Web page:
For nearly half a century now, America’s middle-class working families have been pummeled by corporate greedmeisters and their political henchmen.
Indeed, during the recession, the typical median-income family has lost 40 percent of their wealth. Haven’t they been punished enough?
No, says U.S. House Speaker Paul Ryan.
Along with other top Republican leaders of Congress, he intends to slash the Social Security money that middle-class and low-income workers depend on for their retirement, and he ultimately aims to kill it altogether.
Dependence on such public “entitlements,” he preaches, weakens our nation’s morality.
Entitlements? Social Security isn’t a welfare program — regular working people pay a 12-percent tax on every dime of their wages into this public pension fund year after year. They earn their retirement.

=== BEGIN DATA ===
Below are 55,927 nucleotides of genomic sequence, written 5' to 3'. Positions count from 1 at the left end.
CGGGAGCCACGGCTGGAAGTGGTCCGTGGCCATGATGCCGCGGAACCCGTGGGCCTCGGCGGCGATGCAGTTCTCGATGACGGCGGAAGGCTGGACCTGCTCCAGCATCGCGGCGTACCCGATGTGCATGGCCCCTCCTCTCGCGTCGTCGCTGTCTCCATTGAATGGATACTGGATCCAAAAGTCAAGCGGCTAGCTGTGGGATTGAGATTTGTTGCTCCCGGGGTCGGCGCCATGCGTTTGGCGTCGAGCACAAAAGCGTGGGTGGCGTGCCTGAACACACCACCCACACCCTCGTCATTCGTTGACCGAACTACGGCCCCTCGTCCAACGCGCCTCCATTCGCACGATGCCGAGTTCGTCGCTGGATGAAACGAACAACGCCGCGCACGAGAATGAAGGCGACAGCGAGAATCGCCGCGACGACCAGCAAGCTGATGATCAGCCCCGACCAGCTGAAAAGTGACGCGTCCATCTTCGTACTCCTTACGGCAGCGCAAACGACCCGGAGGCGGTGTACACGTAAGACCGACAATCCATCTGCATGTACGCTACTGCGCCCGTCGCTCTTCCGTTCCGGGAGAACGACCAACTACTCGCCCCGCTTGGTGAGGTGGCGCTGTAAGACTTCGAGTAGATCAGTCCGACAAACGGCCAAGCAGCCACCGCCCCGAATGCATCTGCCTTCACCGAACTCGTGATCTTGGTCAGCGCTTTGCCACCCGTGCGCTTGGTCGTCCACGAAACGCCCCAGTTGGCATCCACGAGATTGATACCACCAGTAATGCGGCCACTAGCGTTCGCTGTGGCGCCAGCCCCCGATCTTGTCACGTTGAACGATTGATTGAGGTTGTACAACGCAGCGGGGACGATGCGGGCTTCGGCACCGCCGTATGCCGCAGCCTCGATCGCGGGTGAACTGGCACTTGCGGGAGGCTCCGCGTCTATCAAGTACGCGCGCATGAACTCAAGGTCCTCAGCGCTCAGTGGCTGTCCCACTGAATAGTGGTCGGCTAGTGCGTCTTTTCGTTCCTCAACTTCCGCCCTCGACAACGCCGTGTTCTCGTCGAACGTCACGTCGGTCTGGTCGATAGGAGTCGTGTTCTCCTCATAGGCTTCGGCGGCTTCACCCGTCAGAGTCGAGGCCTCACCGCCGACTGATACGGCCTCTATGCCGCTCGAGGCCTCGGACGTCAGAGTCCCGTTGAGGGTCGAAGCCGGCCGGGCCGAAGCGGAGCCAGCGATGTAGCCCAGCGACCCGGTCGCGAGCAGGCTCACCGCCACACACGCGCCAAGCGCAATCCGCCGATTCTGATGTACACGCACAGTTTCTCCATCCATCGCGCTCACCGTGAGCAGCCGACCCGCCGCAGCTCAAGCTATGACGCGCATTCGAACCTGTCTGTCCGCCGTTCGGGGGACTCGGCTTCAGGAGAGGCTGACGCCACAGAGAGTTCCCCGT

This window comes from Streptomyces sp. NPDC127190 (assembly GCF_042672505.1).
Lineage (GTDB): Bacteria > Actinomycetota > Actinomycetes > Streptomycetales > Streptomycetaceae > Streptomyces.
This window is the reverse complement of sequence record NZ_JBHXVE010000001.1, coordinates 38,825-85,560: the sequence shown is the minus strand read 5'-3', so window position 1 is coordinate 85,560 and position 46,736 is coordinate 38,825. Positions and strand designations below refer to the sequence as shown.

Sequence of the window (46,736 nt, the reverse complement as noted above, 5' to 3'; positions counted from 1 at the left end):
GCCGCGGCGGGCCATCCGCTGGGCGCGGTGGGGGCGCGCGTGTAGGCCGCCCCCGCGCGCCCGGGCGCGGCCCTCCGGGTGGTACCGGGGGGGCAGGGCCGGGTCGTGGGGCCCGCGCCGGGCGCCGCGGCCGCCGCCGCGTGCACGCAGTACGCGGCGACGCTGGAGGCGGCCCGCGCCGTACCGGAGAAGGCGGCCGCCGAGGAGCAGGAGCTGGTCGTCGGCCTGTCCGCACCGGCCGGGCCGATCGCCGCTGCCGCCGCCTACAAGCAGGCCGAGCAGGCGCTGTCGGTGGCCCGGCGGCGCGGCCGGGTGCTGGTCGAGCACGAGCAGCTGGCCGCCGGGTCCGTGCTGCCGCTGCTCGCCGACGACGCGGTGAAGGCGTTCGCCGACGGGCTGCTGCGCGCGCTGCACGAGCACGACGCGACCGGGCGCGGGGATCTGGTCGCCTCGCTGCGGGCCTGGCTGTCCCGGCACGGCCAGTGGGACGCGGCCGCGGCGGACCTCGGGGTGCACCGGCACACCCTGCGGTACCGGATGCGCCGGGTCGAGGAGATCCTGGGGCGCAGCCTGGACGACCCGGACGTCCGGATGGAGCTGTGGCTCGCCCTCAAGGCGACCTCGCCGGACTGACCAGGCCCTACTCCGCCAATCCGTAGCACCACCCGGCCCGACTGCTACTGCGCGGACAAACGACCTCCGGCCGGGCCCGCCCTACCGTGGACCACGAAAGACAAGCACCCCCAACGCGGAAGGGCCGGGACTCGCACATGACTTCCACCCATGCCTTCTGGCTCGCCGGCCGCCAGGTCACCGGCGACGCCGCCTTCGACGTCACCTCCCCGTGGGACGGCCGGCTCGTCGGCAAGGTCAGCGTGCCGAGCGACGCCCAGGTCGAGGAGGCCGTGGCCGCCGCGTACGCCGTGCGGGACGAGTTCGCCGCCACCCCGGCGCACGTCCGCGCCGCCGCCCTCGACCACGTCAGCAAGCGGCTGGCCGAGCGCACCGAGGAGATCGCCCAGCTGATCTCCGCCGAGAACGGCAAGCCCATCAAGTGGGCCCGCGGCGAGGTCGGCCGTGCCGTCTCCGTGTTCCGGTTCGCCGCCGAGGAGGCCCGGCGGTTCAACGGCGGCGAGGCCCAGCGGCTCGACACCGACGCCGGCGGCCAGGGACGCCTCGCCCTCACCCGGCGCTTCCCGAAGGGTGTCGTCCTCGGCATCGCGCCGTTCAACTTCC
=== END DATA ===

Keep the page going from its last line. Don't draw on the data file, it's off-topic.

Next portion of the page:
Morality? Social Security embodies America’s core moral value of fairness and our society’s commitment to the common good. And it works: Before it was enacted, half of all Americans spent their “golden years” in poverty.
Social Security has saved the great majority of us from old-age penury. Where is the morality in stealing away this earned retirement — and the modicum of dignity that comes with it — from millions?
Besides, a sermon on the morality of entitlements should never come from a congress critter’s mouth.
Ryan himself wallows in a mud pit of congressional entitlements that working stiffs couldn’t imagine getting: A $223,500 annual paycheck, a free limousine and chauffeur, a maximum-coverage health plan, a tax-paid PR agent, a lavish expense account, free travel — and, of course, a platinum-level congressional retirement program funded by the very taxpayers whose Social Security he’s out to kill.
Yet Ryan wonders why Congress’ public approval rating is plummeting toward single digits.
Jim Hightower is a radio commentator, writer, and public speaker. He’s also the editor of the populist newsletter, The Hightower Lowdown.